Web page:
There are at least 7 Li-ion battery factories, including facilities under construction, in the U.S. Add to that several car manufacturing plants and over 100 utility companies. If AGC reaches commercial production, it will have the entire U.S. market at its fingertips.
But here’s where the EV rubber hits the road. If AGC reaches commercial production, it’s reasonable to assume that its ultra-high purity end products (particularly CSPG), would be in high demand. This is a critically important distinction; PPGC will become more of a commodity-like product, subject higher competitive risks. Therefore, even emerging graphite producers that reach commercial production could fail, if a portion of end products cannot be sold profitably or at all.
Valuation considerations: Coosa quite valuable, AGC undervalued
The Coosa Graphite Project is located on private land in Alabama, USA. This means State-level permitting only (no federal / EPA, NEPA permitting required), a six-month process that can be initiated during the Company’s work on its Feasibility Study. In other words, Alabama Graphite has the potential to fast-track production compared to peers that might face more arduous permitting challenges. Local communities strongly support the Company’s efforts. Tax revenues and employment opportunities would increase if Coosa were to be mined. [NOTE: An excellent article by GARETH HATCH from February 16th]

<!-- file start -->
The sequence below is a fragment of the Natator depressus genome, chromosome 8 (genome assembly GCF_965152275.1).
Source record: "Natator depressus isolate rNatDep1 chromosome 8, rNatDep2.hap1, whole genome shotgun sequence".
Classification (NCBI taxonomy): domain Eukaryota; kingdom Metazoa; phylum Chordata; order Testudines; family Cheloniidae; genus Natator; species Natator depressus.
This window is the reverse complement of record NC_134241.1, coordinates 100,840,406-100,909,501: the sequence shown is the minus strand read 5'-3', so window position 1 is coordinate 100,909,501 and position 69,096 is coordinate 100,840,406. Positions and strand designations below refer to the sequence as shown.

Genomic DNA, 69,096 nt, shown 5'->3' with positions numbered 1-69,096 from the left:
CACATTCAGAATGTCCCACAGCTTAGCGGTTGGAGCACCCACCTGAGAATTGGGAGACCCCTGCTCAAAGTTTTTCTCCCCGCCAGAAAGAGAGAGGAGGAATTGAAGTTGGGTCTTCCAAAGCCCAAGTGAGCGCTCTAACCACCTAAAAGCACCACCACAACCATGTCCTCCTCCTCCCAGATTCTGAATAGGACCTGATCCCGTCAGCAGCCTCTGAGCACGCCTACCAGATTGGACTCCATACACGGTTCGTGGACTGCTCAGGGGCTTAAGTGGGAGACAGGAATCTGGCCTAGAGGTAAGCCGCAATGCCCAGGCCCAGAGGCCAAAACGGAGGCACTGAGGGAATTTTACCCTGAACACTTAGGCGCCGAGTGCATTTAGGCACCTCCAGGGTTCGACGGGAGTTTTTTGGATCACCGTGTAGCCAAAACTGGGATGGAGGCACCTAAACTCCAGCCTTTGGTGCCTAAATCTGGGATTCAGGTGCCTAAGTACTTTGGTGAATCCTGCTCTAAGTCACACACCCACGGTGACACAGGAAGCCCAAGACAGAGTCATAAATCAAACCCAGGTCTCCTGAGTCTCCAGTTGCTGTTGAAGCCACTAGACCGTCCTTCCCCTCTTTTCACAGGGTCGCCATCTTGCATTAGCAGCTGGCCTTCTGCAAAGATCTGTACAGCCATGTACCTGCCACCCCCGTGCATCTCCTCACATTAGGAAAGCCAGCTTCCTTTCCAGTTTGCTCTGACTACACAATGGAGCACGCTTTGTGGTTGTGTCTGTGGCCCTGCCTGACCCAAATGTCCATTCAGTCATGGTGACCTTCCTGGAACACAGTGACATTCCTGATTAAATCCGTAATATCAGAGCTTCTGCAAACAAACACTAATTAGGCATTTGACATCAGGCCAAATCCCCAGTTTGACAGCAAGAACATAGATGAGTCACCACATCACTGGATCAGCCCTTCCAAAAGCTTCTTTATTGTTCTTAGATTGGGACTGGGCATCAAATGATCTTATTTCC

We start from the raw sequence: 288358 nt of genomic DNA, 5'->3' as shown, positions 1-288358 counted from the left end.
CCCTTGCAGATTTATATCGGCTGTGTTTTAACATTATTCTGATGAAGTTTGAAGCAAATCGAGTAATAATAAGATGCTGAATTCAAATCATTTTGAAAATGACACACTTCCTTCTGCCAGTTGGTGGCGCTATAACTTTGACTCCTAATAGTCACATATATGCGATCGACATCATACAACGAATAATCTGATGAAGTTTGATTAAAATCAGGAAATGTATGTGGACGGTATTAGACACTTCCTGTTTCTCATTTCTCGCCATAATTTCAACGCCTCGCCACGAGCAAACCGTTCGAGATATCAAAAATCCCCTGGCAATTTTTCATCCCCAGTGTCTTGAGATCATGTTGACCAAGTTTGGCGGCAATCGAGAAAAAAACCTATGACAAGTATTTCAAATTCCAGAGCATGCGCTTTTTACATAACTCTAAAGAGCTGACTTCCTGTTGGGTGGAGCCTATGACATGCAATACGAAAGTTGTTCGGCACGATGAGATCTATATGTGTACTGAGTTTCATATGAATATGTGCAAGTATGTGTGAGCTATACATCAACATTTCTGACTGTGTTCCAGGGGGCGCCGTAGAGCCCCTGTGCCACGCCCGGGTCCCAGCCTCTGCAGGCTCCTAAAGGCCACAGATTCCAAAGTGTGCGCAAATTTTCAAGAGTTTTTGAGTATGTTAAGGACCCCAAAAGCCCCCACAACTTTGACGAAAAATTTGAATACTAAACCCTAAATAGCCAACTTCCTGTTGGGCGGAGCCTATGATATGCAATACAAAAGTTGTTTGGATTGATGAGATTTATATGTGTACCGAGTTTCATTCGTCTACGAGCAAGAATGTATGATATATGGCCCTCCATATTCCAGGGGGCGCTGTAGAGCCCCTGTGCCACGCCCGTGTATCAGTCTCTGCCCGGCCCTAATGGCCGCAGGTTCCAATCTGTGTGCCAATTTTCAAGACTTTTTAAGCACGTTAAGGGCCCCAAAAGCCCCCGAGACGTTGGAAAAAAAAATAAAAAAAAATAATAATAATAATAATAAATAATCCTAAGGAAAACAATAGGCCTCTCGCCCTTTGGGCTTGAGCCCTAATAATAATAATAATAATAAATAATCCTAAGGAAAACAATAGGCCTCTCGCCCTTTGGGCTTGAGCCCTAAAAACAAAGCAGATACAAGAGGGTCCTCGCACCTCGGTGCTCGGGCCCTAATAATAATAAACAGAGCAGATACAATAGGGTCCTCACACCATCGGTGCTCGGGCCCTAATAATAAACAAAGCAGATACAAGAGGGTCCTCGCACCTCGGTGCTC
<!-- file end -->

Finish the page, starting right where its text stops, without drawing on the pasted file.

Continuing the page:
In November 2015, AGC announced the completion of an independent, NI 43-101 compliant (PEA) describing its Coosa project. The PEA delineated a project with initial capital needs of $43.2 million, to generate an estimated after-tax NPV(8%) of $320 million and an IRR of 45.7% (the after-tax NPV(10%) = $236 million). AGC’s market cap of US$9.7 million is just 3% of its preliminary after-tax NPV. All else equal, the market cap could double and AGC’s valuation would still be just one-sixteenth its PEA-derived, estimated NPV. [Note: a NPV(8%) is used for comparisons; all figures in US$]